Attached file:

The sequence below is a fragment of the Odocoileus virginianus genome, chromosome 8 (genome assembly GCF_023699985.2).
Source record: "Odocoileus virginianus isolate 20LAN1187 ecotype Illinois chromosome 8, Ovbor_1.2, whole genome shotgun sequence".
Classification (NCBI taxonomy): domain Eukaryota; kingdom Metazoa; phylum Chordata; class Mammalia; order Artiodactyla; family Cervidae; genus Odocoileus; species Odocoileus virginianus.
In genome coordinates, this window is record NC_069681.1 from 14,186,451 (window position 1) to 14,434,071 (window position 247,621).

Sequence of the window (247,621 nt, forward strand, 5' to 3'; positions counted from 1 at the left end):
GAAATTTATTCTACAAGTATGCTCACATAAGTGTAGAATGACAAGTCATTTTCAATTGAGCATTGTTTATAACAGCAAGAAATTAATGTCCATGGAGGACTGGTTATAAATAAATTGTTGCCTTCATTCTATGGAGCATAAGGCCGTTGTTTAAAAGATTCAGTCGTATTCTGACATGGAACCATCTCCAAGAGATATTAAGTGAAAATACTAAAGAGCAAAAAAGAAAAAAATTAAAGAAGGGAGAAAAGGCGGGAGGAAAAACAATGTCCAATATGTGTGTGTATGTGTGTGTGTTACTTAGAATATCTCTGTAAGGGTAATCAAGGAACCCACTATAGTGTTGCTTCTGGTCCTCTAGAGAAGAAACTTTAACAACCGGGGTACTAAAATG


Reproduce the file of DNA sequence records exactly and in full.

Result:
The sequence below is a fragment of the Odocoileus virginianus genome, chromosome 8 (genome assembly GCF_023699985.2).
Source record: "Odocoileus virginianus isolate 20LAN1187 ecotype Illinois chromosome 8, Ovbor_1.2, whole genome shotgun sequence".
Classification (NCBI taxonomy): domain Eukaryota; kingdom Metazoa; phylum Chordata; class Mammalia; order Artiodactyla; family Cervidae; genus Odocoileus; species Odocoileus virginianus.
In genome coordinates, this window is record NC_069681.1 from 14,186,451 (window position 1) to 14,434,071 (window position 247,621).

Sequence of the window (247,621 nt, forward strand, 5' to 3'; positions counted from 1 at the left end):
GAAATTTATTCTACAAGTATGCTCACATAAGTGTAGAATGACAAGTCATTTTCAATTGAGCATTGTTTATAACAGCAAGAAATTAATGTCCATGGAGGACTGGTTATAAATAAATTGTTGCCTTCATTCTATGGAGCATAAGGCCGTTGTTTAAAAGATTCAGTCGTATTCTGACATGGAACCATCTCCAAGAGATATTAAGTGAAAATACTAAAGAGCAAAAAAGAAAAAAATTAAAGAAGGGAGAAAAGGCGGGAGGAAAAACAATGTCCAATATGTGTGTGTATGTGTGTGTGTTACTTAGAATATCTCTGTAAGGGTAATCAAGGAACCCACTATAGTGTTGCTTCTGGTCCTCTAGAGAAGAAACTTTAACAACCGGGGTACTAAAATG